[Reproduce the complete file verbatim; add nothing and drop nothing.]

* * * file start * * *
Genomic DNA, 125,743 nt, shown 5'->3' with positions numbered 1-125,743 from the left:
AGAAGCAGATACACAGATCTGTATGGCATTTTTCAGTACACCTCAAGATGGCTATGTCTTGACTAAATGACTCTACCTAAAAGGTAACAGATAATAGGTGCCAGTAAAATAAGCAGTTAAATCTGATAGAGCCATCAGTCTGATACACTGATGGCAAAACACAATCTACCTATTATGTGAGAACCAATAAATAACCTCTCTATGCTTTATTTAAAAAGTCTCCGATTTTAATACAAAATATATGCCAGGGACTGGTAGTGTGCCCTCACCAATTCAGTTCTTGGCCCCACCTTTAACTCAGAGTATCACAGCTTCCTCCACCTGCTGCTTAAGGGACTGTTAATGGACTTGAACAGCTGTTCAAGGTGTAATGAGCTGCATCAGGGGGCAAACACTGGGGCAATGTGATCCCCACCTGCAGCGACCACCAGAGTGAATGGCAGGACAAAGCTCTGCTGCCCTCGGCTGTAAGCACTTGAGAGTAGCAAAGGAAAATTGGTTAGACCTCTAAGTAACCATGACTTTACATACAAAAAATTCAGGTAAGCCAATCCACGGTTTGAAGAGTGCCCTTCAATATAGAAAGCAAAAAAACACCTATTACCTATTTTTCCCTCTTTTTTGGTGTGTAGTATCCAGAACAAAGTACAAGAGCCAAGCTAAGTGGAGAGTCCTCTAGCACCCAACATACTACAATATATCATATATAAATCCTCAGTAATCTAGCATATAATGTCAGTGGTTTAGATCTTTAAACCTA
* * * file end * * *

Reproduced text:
Genomic DNA, 125,743 nt, shown 5'->3' with positions numbered 1-125,743 from the left:
AGAAGCAGATACACAGATCTGTATGGCATTTTTCAGTACACCTCAAGATGGCTATGTCTTGACTAAATGACTCTACCTAAAAGGTAACAGATAATAGGTGCCAGTAAAATAAGCAGTTAAATCTGATAGAGCCATCAGTCTGATACACTGATGGCAAAACACAATCTACCTATTATGTGAGAACCAATAAATAACCTCTCTATGCTTTATTTAAAAAGTCTCCGATTTTAATACAAAATATATGCCAGGGACTGGTAGTGTGCCCTCACCAATTCAGTTCTTGGCCCCACCTTTAACTCAGAGTATCACAGCTTCCTCCACCTGCTGCTTAAGGGACTGTTAATGGACTTGAACAGCTGTTCAAGGTGTAATGAGCTGCATCAGGGGGCAAACACTGGGGCAATGTGATCCCCACCTGCAGCGACCACCAGAGTGAATGGCAGGACAAAGCTCTGCTGCCCTCGGCTGTAAGCACTTGAGAGTAGCAAAGGAAAATTGGTTAGACCTCTAAGTAACCATGACTTTACATACAAAAAATTCAGGTAAGCCAATCCACGGTTTGAAGAGTGCCCTTCAATATAGAAAGCAAAAAAACACCTATTACCTATTTTTCCCTCTTTTTTGGTGTGTAGTATCCAGAACAAAGTACAAGAGCCAAGCTAAGTGGAGAGTCCTCTAGCACCCAACATACTACAATATATCATATATAAATCCTCAGTAATCTAGCATATAATGTCAGTGGTTTAGATCTTTAAACCTA